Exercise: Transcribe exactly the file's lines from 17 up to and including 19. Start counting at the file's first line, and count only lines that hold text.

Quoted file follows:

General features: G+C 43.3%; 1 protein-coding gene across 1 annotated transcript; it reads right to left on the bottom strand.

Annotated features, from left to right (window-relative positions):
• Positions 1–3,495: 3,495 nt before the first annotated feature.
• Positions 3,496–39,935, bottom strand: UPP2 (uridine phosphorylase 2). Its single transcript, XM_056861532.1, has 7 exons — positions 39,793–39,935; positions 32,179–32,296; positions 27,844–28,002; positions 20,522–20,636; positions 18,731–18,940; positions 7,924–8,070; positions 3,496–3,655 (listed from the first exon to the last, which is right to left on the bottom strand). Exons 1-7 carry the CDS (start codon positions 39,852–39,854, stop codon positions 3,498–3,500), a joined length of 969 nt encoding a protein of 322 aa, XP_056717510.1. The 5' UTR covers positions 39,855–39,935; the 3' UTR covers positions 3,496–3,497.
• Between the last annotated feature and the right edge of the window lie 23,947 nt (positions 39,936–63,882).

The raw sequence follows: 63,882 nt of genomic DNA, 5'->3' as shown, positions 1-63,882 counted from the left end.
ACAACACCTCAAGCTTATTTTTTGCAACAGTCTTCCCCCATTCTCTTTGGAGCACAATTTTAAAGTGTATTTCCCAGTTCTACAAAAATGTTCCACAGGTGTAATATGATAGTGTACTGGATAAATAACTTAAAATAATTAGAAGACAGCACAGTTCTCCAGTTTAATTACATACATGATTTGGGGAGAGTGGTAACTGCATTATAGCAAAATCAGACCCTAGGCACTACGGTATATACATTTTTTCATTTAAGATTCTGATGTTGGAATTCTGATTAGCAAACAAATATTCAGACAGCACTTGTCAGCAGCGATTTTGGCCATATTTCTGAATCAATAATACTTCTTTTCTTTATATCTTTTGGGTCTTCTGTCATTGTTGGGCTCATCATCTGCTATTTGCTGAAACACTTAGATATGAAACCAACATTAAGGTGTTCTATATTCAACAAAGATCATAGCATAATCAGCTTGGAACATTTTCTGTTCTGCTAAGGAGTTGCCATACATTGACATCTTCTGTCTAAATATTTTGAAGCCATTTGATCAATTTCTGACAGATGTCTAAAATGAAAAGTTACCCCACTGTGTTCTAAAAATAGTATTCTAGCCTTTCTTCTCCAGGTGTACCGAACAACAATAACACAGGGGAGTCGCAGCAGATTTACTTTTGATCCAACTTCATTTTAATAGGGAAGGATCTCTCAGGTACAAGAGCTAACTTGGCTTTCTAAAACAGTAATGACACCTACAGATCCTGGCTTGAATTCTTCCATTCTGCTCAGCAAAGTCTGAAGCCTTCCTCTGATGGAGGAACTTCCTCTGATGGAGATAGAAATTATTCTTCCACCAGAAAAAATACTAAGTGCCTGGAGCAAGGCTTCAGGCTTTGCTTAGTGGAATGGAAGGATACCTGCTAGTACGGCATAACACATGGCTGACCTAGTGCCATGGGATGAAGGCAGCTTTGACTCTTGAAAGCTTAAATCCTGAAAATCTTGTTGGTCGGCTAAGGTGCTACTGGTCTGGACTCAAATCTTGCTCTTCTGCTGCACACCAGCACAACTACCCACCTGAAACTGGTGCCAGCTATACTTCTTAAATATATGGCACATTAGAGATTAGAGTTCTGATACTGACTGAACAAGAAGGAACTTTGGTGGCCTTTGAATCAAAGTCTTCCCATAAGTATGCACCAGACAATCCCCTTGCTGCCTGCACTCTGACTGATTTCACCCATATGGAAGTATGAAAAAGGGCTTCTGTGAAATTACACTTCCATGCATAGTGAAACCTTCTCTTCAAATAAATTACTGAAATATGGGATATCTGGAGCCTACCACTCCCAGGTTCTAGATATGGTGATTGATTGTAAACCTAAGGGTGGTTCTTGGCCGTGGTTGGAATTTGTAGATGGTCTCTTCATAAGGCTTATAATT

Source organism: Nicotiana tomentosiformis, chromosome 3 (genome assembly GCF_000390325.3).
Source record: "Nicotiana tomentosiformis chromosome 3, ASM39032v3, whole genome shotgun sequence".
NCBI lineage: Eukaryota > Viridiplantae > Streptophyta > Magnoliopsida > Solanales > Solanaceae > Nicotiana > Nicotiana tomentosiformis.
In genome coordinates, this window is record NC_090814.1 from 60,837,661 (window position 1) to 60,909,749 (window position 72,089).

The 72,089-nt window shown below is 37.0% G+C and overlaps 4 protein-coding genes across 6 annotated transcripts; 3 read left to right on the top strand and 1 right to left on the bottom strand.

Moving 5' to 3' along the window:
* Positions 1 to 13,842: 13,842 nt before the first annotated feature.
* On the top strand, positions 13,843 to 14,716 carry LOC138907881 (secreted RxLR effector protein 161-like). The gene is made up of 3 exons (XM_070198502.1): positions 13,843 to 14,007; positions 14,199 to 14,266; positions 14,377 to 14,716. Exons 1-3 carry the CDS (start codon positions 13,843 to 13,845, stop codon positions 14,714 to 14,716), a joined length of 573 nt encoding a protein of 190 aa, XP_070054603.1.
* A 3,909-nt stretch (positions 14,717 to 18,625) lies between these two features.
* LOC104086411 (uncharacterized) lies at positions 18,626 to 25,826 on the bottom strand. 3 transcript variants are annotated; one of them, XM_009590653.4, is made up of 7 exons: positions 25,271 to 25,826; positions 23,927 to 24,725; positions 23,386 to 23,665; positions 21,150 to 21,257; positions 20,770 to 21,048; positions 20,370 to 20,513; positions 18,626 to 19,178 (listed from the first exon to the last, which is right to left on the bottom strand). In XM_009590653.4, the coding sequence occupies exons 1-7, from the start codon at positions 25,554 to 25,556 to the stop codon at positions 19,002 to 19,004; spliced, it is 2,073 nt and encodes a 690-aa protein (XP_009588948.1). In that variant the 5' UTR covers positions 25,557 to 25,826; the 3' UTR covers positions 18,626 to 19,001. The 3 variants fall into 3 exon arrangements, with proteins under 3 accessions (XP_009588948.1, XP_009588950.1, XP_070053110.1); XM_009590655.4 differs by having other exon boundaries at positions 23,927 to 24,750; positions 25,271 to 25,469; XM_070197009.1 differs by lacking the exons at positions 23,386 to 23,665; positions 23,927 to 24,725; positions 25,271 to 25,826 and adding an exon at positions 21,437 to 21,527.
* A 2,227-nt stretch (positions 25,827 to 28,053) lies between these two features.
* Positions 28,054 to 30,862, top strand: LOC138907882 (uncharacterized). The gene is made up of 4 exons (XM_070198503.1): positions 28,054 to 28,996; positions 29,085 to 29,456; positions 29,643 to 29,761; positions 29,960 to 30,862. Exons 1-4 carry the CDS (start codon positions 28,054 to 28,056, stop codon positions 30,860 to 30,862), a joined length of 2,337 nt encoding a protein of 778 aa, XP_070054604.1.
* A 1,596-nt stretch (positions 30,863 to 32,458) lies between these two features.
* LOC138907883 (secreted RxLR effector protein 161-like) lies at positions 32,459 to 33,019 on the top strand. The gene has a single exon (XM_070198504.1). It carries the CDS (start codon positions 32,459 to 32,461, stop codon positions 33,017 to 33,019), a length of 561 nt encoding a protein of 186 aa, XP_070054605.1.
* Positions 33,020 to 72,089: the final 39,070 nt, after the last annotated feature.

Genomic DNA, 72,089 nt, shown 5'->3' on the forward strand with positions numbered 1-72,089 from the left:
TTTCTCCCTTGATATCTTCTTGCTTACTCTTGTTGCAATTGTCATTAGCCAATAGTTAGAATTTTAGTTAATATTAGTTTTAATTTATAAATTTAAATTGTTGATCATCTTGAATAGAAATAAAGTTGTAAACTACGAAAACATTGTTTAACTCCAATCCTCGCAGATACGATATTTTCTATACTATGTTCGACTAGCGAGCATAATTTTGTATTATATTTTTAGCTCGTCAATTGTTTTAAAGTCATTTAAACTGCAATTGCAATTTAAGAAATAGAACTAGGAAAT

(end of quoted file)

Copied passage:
* LOC104086411 (uncharacterized) lies at positions 18,626 to 25,826 on the bottom strand. 3 transcript variants are annotated; one of them, XM_009590653.4, is made up of 7 exons: positions 25,271 to 25,826; positions 23,927 to 24,725; positions 23,386 to 23,665; positions 21,150 to 21,257; positions 20,770 to 21,048; positions 20,370 to 20,513; positions 18,626 to 19,178 (listed from the first exon to the last, which is right to left on the bottom strand). In XM_009590653.4, the coding sequence occupies exons 1-7, from the start codon at positions 25,554 to 25,556 to the stop codon at positions 19,002 to 19,004; spliced, it is 2,073 nt and encodes a 690-aa protein (XP_009588948.1). In that variant the 5' UTR covers positions 25,557 to 25,826; the 3' UTR covers positions 18,626 to 19,001. The 3 variants fall into 3 exon arrangements, with proteins under 3 accessions (XP_009588948.1, XP_009588950.1, XP_070053110.1); XM_009590655.4 differs by having other exon boundaries at positions 23,927 to 24,750; positions 25,271 to 25,469; XM_070197009.1 differs by lacking the exons at positions 23,386 to 23,665; positions 23,927 to 24,725; positions 25,271 to 25,826 and adding an exon at positions 21,437 to 21,527.
* A 2,227-nt stretch (positions 25,827 to 28,053) lies between these two features.
* Positions 28,054 to 30,862, top strand: LOC138907882 (uncharacterized). The gene is made up of 4 exons (XM_070198503.1): positions 28,054 to 28,996; positions 29,085 to 29,456; positions 29,643 to 29,761; positions 29,960 to 30,862. Exons 1-4 carry the CDS (start codon positions 28,054 to 28,056, stop codon positions 30,860 to 30,862), a joined length of 2,337 nt encoding a protein of 778 aa, XP_070054604.1.